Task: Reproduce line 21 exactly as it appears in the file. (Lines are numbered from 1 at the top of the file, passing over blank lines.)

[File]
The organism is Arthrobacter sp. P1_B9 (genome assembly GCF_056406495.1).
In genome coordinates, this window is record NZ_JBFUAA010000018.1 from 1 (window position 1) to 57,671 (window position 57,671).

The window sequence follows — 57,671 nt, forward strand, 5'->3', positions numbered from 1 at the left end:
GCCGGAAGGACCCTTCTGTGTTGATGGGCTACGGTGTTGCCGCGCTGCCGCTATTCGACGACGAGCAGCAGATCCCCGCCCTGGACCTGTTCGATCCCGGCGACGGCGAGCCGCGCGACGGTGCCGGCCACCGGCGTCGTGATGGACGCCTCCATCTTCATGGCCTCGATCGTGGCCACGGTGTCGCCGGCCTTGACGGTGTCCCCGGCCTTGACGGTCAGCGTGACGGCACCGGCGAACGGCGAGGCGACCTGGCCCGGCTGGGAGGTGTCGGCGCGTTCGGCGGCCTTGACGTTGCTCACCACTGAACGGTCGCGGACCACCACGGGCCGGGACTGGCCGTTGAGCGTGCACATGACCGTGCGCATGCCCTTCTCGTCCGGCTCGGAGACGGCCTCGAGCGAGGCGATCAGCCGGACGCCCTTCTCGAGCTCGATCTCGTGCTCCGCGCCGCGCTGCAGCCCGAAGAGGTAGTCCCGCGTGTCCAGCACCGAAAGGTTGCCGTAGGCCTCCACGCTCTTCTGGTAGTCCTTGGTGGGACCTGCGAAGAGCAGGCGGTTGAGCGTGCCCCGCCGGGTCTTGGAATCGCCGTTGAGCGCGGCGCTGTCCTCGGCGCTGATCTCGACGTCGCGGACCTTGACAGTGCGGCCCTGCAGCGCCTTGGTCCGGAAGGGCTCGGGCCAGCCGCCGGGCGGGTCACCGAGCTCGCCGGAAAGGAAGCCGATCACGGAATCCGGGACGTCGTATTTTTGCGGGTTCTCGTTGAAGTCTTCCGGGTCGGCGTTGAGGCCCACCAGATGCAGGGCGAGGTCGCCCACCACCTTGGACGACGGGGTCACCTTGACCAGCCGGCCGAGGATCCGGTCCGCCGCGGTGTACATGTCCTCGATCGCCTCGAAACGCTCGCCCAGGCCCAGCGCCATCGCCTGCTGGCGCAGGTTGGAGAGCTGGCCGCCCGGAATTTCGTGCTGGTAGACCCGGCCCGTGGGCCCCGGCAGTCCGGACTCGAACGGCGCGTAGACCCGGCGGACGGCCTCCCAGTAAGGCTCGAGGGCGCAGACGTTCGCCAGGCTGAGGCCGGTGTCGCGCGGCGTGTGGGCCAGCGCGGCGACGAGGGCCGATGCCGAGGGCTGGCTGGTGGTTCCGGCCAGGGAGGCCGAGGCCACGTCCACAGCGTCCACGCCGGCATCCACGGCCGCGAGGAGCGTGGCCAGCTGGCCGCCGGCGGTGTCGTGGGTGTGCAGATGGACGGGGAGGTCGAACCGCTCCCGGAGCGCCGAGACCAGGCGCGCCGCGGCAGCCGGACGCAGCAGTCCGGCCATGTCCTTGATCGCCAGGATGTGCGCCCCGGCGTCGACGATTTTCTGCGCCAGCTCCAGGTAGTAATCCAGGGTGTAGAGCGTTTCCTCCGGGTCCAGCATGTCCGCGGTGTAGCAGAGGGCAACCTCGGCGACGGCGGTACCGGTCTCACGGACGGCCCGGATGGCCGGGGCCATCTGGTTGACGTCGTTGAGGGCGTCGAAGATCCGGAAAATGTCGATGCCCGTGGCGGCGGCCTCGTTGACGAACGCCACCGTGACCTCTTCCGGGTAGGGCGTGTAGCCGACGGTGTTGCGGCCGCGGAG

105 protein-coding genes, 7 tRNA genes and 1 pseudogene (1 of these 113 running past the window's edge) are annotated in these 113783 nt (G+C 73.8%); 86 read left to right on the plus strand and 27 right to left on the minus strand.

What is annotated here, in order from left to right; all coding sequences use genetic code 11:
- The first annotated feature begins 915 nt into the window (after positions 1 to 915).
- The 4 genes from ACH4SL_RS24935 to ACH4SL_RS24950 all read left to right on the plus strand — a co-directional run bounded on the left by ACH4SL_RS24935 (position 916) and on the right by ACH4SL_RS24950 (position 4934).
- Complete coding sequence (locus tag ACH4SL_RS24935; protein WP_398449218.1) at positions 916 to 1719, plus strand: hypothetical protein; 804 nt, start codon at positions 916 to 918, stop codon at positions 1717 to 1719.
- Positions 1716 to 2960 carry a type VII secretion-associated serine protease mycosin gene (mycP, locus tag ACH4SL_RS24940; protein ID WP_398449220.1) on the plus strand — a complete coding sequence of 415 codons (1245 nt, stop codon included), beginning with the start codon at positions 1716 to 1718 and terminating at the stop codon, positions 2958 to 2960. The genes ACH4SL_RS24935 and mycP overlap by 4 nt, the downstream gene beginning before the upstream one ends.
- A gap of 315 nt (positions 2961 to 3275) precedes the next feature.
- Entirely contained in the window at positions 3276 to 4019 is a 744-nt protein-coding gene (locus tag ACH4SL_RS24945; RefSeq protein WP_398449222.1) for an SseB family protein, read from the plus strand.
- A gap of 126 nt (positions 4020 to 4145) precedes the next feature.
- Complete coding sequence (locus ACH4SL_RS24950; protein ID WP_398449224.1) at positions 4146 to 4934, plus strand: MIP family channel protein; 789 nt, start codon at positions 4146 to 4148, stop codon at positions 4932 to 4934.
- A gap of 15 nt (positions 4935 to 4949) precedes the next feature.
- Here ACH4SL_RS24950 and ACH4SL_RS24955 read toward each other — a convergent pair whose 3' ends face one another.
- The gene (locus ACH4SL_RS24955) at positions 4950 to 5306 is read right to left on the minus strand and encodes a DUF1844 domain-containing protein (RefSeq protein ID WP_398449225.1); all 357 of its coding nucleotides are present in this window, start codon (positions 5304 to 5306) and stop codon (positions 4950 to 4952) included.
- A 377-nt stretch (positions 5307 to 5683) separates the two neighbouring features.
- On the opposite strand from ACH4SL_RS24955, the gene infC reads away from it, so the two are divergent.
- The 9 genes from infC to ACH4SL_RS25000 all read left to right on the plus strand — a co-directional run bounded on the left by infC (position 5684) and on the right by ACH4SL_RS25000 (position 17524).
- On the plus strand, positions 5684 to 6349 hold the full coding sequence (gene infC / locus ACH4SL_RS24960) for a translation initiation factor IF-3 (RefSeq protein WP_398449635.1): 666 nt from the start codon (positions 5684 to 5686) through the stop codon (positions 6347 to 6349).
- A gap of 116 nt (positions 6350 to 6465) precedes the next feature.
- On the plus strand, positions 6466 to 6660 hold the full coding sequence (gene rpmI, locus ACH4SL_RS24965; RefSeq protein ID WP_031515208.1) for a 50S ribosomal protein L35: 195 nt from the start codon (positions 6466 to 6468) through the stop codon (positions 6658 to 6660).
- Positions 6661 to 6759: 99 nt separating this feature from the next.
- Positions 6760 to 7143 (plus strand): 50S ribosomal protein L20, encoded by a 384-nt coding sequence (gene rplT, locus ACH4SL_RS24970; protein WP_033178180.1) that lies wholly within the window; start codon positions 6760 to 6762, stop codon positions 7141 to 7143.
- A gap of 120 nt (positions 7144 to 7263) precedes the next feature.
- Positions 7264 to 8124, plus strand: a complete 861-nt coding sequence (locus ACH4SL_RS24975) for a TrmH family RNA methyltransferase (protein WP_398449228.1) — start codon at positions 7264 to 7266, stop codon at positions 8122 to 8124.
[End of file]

- On the plus strand, positions 5684 to 6349 hold the full coding sequence (gene infC / locus ACH4SL_RS24960) for a translation initiation factor IF-3 (RefSeq protein WP_398449635.1): 666 nt from the start codon (positions 5684 to 5686) through the stop codon (positions 6347 to 6349).